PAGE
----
These reactions, termed “oxidative stress,” have been linked to many diseases and conditions. These include arterial disease, heart and pulmonary diseases, rheumatoid disease, eye disease (cataract, macular degeneration), gum disease, respiratory disease, Sickle Cell Anemia, ischemia/reperfusion injuries, neurodegenerative diseases (ALS, Alzheimer's Disease, Huntington's disease, Parkinson's disease), inflammation (chronic and acute), cancer, reproductive dysfunction and aging. Indeed, CoQ (an antioxidant dietary supplement) is currently being investigated clinically for treating patients with Parkinson's disease.

Methionine sulfoxide reductases (MSR; msR; msr) are a class of enzymes that process harmful oxidation by-products and repair oxidatively damaged proteins. Oxidation of methionine by ROS yields methionine sulfoxide, which is converted back to methionine by MSR. The role of MSRs in protecting against oxidative damage that contributes to cell death has been biologically validated in a variety of living systems, in vivo as well as in vitro. Unpublished research has recently shown neuroprotective effects for MSRs in a validated animal model of a neurodegenerative disease. It has also shown life-extension in an animal model.

Over-expression of MSRs extends life and protects against oxidative damage. Knocking out MSR genes produces neurological lesions in mice and Drosophila, illustrating their critical importance in the nervous system, and causes those species to die younger than control organisms. Also, Drosophila that overexpress MSR demonstrate an extended lifespan. MSRs have also been shown to counteract disease states in cellular systems.

MSR, however, being a large enzyme is not readily suitable as a therapeutic. Thus, there is a need for a small molecule therapeutic that can somehow utilize the in vivo activity of MSR to reduce or eliminate the amount of ROS in a cell. Such a compound that can reduce or eliminate the accumulation of excessive oxidation byproducts of the cell that lead to or exacerbate various disease states is highly desirable. Moreover, a compound that both possessed antioxidant activity and was able to neutralize greater than a single mole of ROS per mole of compound would be even more preferred. Such a compound could be administered in lower doses and thus avoid unwanted side effects typical of drugs when administered in higher dosages.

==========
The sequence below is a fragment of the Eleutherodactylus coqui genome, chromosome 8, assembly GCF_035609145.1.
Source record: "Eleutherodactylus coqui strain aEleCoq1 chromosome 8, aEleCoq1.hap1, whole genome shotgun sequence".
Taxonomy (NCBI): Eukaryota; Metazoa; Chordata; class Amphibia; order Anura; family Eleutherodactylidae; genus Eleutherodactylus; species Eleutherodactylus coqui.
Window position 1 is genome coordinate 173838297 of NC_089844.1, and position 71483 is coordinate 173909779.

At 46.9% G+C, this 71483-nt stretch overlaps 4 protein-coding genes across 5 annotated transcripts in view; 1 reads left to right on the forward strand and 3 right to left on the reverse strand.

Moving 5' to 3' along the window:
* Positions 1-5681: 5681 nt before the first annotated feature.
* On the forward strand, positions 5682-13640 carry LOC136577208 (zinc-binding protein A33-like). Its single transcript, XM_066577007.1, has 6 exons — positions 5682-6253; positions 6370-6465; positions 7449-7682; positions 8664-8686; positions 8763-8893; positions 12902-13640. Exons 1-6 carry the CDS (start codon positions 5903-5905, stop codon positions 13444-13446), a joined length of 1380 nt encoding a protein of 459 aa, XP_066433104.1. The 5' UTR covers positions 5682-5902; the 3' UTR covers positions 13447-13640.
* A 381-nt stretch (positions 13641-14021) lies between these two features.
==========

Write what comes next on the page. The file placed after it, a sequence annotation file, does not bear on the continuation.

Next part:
Neurodegeneration due to ROS has been a longstanding and leading pathogenic hypothesis [Beal (2002) Ann. Neurol. 53 (S3): 39-48]. It has been shown that blocking COX-2 activity leads to neuroprotection in animals. Similarly, knocking out NADPH-oxidase in mice leads to diminished neuronal loss in an animal model of Parkinson's Disease [Moscovitz et al. (1995) J. Bacteriology 177: 502-507; Ruan et al. (2002) Proc. Nat. Acad. Sci. USA 99:2748-2753.]

COX-2 inhibitors are described in, for example, U.S. Pat. Nos. 5,563,1654, 5,691,374, 5,760,068, 5,972,986, 5,644,272, and 6,239,173. It has been suggested that COX-2 inhibitors may be useful as neuroprotective agents. Indeed, Celebrex and Vioxx both provide a partial recovery of dopamine production (˜20%) in animal models of Parkinson's disease. Similar partial therapeutic benefits have been observed in animal models of ALS. Celebrex is being tested in a large phase II/III clinical trial for ALS and it is expected that trials of Celebrex and Vioxx for Parkinson's disease will begin shortly.

There is an older report in the literature that suggests that difusinal [5-(2′-4′-difluorophenyl) salicylic acid] possesses both ant-inflammatory and oxygen radical scavenging activities [T. Y. Shen, Pharmacotherapy, 2, pp. 3S-8S (1983)]. However, both activities appear to be due to the same moiety and the anti-oxidant activity is not regenerable. Furthermore, the anti-inflammatory activity does not specifically target COX-2 without also inhibiting COX-1 since this compound is a derivative of aspirin.

A compound which could combine COX-2 inhibitory activity and antioxidant activity would therefore be extremely useful in the treatment of neurodegenerative diseases, as well as any other disease that involved inflammation and oxidative damage.

SUMMARY OF THE INVENTION

Applicant has solved the problem set forth above by providing compounds which serve as a “sink” for ROS and which can then be regenerated back to an active form through the action of MSR. One mole of the compounds of the present invention can inactivate many moles of ROS. Most drugs act stoichiometrically; that is, each unit of drug administered gives rise to one unit of therapeutic benefit. Each unit of a compound of the present invention administered gives rise to many units of therapeutic benefit. The compounds of this invention are designed to leverage the body's own MSR enzymes to continually regenerate the administered drug after it has produced its therapeutic effect.

The compounds of the present invention lead to a reduction of ROS in the cell and can serve as a treatment for or prevention of diseases and conditions associated with ROS. Such diseases include arterial disease, heart and pulmonary diseases, rheumatoid disease, eye disease (cataract, macular degeneration), gum disease, respiratory disease, Sickle Cell Anemia, ischemia/reperfusion injuries, neurodegenerative diseases (ALS, Alzheimer's disease, Huntington's disease, Parkinson's disease), inflammation (chronic and acute), cancer, and reproductive dysfunction.